Give me an E

Harp Blowout brings out the big names at the Big Room

WELL, BLOW ME DOWN <br>Mark Hummel, who produces and performs the Blues Harmonica Blowout, performs at Sierra Nevada’s Big Room. The annual event is now on its 16th year

Mark Hummel, who produces and performs the Blues Harmonica Blowout, performs at Sierra Nevada’s Big Room. The annual event is now on its 16th year

Photo By Tom Angel

Review:Mark Hummel’s 16th Annual Harp Blowout Sierra Nevada’s Big Room Sun., Jan. 8

Oakland harmonica player/ vocalist Mark Hummel has produced and performed at his eponymous Blues Harmonica Blowout for 16 years now. Hummel’s annual traveling Blowouts have become known for the caliber of talent showcased; previous Blowouts have featured such harp hotshots as James Cotton, Charlie Musselwhite, Huey Lewis and Paul deLay.

Sunday night’s Blowout at the Big Room was true to form: On the bill were legendary harmonica men Jerry Portnoy (cred: Muddy Waters Blues Band, Legendary Blues Band and Eric Clapton), Lee Oskar (whose signature harp playing helped define the sound of trailblazing funk-jazz outfit War) and Magic Dick of J. Geils Band fame.

Hummel, dressed all in black with a black hat, and his Blues Survivors opened the three-hour show to an enthusiastic, sold-out house with five songs, including the New-Orleans-style Eddie Bo tune “I’m Wise,” from Hummel’s live CD, Blowin’ My Horn. By song three of Hummel’s short set, Ray Charles’ “Get On the Right Track, Baby,” dancers filled the floor. My vote for sweetest dance floor sighting of the night was when Hummel’s band played the classic Gershwin beauty “Summertime,” and I watched Big Room emcee/promoter Bob Littell slow-dancing with his wife Laura Joplin, sister of Janis, who recorded one of the definitive versions of “Summertime.”

Portnoy, looking wonderfully like a lounge lizard with his pencil-thin mustache, dapper suit and snakeskin shoes, got up on stage next, trading places with Hummel to front the band.

“All right, ladies and gentlemen, it’s blu-u-u-es time,” Portnoy delivered slowly in his deep voice, before getting down to the business of singing and playing harp on some seriously slow blues.

Portnoy is not afraid to milk his long lonesome road sound for every drop of emotion he can get. One of the highlights of Portnoy’s set was “Charge It,” a funny song about living beyond one’s means. Also pleasing was his cover of jazz great Horace Silver’s “Doodlin'.” Blues Survivors guitarist Charles Wheal’s excellently distorted accompaniment on “Doodlin',” as on many other tunes that night, was a pleasure to hear.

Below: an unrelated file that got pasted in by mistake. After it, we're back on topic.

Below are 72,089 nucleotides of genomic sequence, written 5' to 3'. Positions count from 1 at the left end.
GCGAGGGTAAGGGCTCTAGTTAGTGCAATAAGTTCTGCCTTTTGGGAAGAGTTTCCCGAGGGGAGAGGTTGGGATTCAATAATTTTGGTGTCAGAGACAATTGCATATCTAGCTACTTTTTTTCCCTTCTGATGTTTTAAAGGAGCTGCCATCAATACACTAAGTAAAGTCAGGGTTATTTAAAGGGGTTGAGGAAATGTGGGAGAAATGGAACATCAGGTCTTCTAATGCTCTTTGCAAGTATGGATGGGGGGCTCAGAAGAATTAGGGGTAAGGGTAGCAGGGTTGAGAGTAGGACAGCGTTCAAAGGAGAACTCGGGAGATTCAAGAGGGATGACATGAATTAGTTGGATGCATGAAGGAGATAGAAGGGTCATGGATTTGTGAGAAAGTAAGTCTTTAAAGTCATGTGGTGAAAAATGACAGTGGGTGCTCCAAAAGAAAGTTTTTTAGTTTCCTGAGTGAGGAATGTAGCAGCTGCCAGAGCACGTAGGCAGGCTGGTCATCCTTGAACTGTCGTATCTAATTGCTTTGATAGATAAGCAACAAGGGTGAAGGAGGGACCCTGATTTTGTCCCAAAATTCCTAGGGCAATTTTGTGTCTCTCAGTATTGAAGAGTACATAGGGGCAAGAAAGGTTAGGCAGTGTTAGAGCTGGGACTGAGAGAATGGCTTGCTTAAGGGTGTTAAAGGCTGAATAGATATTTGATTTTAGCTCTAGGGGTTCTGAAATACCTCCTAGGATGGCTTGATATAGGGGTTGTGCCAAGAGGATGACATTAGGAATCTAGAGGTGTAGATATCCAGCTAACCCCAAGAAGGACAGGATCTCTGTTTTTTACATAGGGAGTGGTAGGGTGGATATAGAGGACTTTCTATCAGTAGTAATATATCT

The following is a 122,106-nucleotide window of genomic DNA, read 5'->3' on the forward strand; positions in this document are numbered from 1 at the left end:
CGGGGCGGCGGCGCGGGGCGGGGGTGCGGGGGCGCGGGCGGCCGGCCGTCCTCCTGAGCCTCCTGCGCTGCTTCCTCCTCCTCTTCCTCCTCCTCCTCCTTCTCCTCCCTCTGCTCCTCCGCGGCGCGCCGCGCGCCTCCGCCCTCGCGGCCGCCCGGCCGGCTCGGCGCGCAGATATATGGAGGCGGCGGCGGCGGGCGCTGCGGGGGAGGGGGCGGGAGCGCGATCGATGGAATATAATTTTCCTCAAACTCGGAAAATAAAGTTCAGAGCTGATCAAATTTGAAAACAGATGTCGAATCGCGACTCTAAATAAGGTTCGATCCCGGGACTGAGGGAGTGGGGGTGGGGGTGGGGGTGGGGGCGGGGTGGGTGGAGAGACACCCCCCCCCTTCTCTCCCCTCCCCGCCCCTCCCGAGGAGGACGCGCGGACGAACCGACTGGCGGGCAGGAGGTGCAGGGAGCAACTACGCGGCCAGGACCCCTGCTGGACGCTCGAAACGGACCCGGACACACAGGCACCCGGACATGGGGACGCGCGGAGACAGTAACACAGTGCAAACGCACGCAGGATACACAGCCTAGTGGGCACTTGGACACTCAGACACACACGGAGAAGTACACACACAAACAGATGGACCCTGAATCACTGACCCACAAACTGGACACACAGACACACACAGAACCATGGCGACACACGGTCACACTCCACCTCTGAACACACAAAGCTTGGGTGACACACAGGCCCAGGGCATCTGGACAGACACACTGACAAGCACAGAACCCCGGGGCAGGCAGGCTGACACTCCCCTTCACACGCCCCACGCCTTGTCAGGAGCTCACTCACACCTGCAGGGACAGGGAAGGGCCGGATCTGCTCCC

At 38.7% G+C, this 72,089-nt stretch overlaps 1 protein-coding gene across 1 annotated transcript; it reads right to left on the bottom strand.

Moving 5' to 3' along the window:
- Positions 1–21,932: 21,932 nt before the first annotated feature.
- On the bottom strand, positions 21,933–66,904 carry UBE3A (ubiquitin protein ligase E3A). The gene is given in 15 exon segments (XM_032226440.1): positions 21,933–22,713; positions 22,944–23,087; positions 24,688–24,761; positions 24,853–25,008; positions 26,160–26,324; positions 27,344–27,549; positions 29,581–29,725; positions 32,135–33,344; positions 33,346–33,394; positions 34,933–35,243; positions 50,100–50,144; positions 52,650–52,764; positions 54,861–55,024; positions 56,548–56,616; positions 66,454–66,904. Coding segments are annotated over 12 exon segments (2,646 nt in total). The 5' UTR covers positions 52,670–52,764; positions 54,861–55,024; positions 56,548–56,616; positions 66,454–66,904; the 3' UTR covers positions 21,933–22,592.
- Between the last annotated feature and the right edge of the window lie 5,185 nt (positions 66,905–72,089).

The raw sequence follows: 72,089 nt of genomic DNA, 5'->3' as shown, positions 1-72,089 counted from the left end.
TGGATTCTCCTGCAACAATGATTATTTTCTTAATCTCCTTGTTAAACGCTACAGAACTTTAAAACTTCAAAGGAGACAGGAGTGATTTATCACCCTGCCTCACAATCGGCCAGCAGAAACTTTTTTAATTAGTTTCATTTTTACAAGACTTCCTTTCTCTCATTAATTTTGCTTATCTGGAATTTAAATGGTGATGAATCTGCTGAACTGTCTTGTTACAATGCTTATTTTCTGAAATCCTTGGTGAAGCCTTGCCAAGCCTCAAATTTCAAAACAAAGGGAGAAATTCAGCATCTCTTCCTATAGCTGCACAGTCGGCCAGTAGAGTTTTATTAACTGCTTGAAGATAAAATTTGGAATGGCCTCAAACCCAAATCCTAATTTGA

After intermission, Oskar got down with his signature sound—or rather, he got side-to-side: He had a cool, quirky, sideways way of keeping the beat with his body—playing way up high and way down low, his tone affected variously and nicely by a number of effects. Everyone at our table started referring affectionately to Oskar as “The Scientist” because of his seemingly very studied (and unique and interesting) approach to his instrument. His playing was a great combination of intellect and get-down-ness. Oskar’s version of Duke Ellington’s “In A Sentimental Mood” was beautiful.

Magic Dick, looking more like a 30-year-old than 60, finished things off nicely with his set, drawing the audience under his spell like the seasoned pro that he is. With plenty of props to “King of the Harmonica,” Sonny Boy Williamson, Magic Dick and his band played Sonny Boy’s “Nine Below Zero” and a snappy “Pontiac Blues.” And, of course, he obliged the audience by playing his signature “Whammer Jammer.”

The show’s closing saw Magic Dick and The Blues Survivors joined onstage by Hummel, Portnoy, Oskar, Rick Estrin of Little Charlie & the Nightcats (we’d spotted Estrin in the audience from time to time during the night) and Littell for a six-harp jam with fellow harp player Lazy Lester (another drop-in) on guitar, doing a song, as Lester put it, “in the neighborhood of E.”

The last song of the night, as the others drifted off-stage, was a fun little jam by Lester and Oskar, which inspired those of us watching from the dance floor to happily and rhythmically clap along till it was over.